Big money

| February 01, 2007

If technicians followed the steps laid out in the computer program, discovering the bug was easy, says Ken Carter, service manager at the Oklahoma City Rush Truck Center. But if they tried to tackle the problem mechanically, they were lost.

Today’s successful truck technicians have to understand how mechanical and electrical systems are integrated, Hughes says. “You have to read one to understand the other.”

The first phase of the skills rodeo consisted of three divisions – Caterpillar, Cummins and Eaton – with 15 technicians competing in each.

Caterpillar engineers developed six bugs for that company’s test, but the most any technician found was three. “We made it tough,” says Darrel Phelps, a Caterpillar judge. Contestants also received points for doing a general inspection and knowing how to use Caterpillar’s online service information and diagnostic tools.

During the Eaton test, contestants had to use a computer program to diagnose a common failure and then update the transmission’s software. Contestant Pat Wall says he found the failure but didn’t have time to update the software. All the tests had a 45-minute time limit. “I learned that I need to be quicker,” he says.

One major flaw and several minor ones, including a bad sensor and an electrical short, made up the Cummins test.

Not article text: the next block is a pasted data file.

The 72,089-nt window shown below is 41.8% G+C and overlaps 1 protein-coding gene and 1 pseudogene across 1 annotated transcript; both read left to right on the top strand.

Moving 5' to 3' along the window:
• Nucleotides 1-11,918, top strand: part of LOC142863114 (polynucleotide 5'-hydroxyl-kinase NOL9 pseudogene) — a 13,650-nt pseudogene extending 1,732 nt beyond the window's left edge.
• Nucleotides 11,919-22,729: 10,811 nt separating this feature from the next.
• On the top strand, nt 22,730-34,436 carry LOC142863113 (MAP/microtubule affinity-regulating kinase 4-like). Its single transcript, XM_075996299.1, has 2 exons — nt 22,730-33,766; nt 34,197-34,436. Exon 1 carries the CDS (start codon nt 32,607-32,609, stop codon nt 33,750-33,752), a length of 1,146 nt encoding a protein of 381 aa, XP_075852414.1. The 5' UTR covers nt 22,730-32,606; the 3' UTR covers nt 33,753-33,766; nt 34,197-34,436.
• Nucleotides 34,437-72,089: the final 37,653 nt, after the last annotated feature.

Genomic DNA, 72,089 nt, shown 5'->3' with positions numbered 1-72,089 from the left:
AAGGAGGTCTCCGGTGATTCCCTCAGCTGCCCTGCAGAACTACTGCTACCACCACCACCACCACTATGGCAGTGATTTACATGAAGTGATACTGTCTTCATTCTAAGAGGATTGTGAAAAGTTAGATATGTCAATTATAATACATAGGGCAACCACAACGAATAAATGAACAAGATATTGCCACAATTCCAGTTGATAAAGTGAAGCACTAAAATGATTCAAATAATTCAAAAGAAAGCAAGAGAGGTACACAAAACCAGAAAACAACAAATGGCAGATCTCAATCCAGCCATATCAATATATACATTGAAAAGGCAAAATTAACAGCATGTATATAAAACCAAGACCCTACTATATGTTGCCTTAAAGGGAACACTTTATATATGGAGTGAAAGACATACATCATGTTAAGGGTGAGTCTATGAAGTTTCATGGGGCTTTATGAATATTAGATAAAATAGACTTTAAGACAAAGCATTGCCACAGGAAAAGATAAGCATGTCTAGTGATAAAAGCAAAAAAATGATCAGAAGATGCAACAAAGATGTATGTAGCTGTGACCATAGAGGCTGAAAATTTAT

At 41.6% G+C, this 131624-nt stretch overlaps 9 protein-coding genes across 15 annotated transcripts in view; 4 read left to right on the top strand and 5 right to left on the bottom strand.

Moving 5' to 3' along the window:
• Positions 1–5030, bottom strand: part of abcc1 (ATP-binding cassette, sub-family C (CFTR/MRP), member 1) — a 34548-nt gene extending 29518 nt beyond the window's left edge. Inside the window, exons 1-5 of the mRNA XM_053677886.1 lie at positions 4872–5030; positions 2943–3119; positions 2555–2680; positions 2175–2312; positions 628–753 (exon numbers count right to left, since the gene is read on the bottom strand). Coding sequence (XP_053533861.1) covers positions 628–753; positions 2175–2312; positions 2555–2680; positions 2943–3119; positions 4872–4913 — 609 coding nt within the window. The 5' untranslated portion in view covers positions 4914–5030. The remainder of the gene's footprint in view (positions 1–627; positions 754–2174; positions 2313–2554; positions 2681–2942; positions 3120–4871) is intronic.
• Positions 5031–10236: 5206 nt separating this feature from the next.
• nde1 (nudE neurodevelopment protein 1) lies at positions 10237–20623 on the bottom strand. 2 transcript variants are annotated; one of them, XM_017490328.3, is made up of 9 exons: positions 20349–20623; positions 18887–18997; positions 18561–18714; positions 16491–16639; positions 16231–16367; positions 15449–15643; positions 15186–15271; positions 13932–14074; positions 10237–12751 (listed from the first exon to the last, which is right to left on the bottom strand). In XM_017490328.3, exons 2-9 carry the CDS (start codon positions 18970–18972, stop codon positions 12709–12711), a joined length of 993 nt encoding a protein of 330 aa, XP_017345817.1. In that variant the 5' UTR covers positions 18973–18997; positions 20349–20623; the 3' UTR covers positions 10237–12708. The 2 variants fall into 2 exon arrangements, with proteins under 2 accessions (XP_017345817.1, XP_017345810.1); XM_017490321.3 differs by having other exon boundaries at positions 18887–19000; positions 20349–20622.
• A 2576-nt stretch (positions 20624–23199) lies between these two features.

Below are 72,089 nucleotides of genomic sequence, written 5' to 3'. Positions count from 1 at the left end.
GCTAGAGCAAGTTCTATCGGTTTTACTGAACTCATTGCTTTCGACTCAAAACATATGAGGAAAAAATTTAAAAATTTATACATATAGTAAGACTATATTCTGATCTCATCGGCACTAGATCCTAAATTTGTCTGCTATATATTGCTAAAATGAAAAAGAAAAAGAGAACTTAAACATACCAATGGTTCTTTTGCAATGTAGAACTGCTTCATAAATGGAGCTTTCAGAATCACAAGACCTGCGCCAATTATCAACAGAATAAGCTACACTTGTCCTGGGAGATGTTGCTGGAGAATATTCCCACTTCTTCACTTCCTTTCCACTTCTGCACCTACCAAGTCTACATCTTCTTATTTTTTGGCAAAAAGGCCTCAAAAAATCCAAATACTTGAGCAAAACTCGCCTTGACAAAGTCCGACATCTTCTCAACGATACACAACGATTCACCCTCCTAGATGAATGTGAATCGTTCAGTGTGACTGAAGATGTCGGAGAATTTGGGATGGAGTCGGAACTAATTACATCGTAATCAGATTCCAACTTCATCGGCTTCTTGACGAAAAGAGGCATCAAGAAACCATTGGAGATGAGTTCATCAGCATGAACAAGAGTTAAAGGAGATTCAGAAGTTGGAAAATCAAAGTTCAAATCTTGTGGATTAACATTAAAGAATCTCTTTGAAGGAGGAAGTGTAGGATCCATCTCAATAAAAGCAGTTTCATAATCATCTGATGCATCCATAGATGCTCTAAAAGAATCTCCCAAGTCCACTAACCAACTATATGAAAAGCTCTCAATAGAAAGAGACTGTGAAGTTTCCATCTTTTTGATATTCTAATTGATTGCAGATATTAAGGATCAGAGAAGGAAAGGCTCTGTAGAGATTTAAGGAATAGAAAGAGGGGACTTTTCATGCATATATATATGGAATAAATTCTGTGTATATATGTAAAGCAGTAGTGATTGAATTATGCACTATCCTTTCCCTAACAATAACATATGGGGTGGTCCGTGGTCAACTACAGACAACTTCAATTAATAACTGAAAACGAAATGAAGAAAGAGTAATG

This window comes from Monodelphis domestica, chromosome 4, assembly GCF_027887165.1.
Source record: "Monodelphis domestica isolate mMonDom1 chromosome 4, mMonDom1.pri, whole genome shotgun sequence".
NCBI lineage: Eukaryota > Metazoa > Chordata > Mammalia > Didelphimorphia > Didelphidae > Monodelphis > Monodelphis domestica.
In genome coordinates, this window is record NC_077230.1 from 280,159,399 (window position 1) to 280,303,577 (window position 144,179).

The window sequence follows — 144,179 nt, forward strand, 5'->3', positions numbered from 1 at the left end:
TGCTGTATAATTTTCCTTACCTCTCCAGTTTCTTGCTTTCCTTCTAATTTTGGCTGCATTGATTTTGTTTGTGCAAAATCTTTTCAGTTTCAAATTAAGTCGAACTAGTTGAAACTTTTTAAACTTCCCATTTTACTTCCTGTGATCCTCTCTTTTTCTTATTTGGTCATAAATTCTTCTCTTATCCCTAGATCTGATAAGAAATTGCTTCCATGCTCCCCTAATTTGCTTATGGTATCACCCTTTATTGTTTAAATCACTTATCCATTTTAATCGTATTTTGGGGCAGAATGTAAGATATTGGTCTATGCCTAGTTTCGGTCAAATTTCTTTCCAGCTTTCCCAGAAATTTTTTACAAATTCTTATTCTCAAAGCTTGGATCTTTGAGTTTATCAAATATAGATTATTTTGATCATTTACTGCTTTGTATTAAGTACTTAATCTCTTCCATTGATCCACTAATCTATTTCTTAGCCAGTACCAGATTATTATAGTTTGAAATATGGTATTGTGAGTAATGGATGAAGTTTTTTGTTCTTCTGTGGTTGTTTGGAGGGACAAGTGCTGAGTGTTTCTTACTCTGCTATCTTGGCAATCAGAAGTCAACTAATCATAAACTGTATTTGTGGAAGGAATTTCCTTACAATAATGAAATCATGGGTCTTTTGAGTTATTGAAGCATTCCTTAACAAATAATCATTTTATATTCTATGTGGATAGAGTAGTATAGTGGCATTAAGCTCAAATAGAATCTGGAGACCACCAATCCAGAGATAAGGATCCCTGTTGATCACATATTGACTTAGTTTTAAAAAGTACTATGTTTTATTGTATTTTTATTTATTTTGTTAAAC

Contestants with the top three scores in each division won cash prizes of $2,500 to $5,000 and participated in the final. Swann won that competition and an additional $5,000. The 25-year-old from Rush’s Dallas dealership is modest about his accomplishment. “I didn’t know I had a talent,” he says. “There were plenty of guys there as good as me.”

Bilbo says Rush held the skills rodeo to reward technicians for the important role they play in the business. “Any good salesman can sell one truck to a customer,” he says. “The second truck is sold by the technician.”
–Olivia Grider

Furry Tour Guide
His adventure began as a fun way to teach geography to sixth-graders, but after 10 years and 100,000 miles, a little bulldog named AMS has become a legend in Trucker Buddy history.

AMS, the doggy mascot of Antigo Middle School in Antigo, Wis., is more than just a stuffed toy for teacher Connie Miller and her sixth-grade class. Apart from this day job, AMS is a globetrotter, a hobby that began a decade ago when Miller decided to become a part of the Trucker Buddy Program.

Trucker Buddy pairs truck drivers with elementary and middle-school teachers to teach kids about U.S. geography. Miller, who is blind, and driver Thurley Riley began their Trucker Buddy relationship with the usual correspondence: postcards, letters and packages of small gifts delivered from the road to the classroom.

Riley also visited to give the kids a tour of her rig, and at the school she found one buddy who wanted to go for a ride – and not just a temporary one.

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